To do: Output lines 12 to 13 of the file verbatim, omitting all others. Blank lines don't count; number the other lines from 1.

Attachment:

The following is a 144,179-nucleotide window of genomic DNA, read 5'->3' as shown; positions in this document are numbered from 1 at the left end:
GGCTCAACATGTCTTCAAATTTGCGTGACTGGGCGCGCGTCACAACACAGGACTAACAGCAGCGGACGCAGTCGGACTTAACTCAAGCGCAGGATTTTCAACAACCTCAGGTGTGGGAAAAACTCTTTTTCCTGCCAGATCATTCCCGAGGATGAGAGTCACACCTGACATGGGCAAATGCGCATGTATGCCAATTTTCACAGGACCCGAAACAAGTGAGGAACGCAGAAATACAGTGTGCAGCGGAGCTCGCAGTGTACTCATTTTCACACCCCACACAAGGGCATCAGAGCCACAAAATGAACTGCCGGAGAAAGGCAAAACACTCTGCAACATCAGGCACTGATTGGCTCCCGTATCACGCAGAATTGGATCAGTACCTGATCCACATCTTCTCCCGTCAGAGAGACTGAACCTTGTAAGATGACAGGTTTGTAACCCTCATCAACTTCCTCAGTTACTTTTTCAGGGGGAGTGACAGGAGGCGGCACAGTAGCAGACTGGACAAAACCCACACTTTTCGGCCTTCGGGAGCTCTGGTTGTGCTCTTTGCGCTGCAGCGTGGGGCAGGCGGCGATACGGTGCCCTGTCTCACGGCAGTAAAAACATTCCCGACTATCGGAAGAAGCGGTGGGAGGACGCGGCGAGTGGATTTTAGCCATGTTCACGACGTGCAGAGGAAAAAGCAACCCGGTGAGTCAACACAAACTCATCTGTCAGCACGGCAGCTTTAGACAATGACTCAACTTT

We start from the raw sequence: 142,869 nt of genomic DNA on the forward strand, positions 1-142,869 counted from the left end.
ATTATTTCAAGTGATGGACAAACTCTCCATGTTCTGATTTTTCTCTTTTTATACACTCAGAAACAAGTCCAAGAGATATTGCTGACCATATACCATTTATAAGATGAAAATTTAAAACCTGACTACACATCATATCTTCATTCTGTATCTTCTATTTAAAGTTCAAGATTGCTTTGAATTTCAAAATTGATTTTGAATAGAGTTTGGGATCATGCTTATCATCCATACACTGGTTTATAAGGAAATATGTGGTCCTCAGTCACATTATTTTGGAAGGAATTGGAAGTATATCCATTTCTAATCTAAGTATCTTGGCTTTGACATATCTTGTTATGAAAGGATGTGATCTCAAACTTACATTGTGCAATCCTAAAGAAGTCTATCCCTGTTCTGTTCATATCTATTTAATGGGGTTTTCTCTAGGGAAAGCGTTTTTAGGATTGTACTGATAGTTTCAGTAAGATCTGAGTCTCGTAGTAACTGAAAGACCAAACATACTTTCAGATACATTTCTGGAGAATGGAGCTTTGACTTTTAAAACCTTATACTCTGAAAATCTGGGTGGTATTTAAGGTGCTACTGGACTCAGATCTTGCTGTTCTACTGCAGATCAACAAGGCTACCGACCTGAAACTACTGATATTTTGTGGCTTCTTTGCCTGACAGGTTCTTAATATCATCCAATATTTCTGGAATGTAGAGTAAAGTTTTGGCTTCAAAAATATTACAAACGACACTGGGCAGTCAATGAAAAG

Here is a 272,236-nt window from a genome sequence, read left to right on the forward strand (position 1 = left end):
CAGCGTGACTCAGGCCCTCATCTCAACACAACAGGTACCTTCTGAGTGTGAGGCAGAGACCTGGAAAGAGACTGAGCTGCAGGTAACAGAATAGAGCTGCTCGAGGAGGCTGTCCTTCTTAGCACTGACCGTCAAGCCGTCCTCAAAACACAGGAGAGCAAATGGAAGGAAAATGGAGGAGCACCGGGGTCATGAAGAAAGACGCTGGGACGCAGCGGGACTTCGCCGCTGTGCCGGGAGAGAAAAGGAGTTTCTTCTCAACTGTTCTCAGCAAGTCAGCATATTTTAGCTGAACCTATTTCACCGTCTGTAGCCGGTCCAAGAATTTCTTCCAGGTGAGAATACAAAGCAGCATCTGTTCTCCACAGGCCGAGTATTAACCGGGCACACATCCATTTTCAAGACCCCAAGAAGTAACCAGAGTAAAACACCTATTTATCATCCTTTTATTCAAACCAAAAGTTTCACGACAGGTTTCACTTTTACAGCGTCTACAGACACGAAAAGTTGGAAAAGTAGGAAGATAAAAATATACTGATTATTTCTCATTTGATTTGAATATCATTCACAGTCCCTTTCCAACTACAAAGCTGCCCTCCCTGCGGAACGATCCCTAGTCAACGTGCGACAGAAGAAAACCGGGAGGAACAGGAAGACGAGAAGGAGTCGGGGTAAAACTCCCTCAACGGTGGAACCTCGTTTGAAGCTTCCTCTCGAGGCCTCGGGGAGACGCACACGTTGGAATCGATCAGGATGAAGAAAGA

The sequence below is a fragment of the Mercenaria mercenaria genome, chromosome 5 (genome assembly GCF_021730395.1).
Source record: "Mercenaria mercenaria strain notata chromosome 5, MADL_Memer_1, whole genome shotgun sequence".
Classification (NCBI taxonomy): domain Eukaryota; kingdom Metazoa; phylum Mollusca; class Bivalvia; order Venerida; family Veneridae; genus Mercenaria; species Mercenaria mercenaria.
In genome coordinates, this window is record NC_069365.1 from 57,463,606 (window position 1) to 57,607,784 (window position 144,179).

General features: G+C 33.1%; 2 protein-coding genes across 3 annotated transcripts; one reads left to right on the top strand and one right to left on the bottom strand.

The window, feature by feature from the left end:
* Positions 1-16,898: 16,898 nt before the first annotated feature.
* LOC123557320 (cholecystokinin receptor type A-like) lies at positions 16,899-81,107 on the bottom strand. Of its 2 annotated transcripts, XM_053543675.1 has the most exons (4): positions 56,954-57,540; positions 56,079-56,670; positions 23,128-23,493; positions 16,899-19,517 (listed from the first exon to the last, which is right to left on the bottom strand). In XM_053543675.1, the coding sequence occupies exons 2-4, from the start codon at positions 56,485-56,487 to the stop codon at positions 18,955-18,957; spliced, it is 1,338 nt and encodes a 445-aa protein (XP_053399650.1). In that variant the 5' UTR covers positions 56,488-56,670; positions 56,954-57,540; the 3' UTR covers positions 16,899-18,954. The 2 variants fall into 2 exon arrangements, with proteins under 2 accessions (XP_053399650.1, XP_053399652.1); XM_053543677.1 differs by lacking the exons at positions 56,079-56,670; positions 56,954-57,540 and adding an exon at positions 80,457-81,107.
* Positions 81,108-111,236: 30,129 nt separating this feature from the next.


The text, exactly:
The window, feature by feature from the left end:
* Positions 1-16,898: 16,898 nt before the first annotated feature.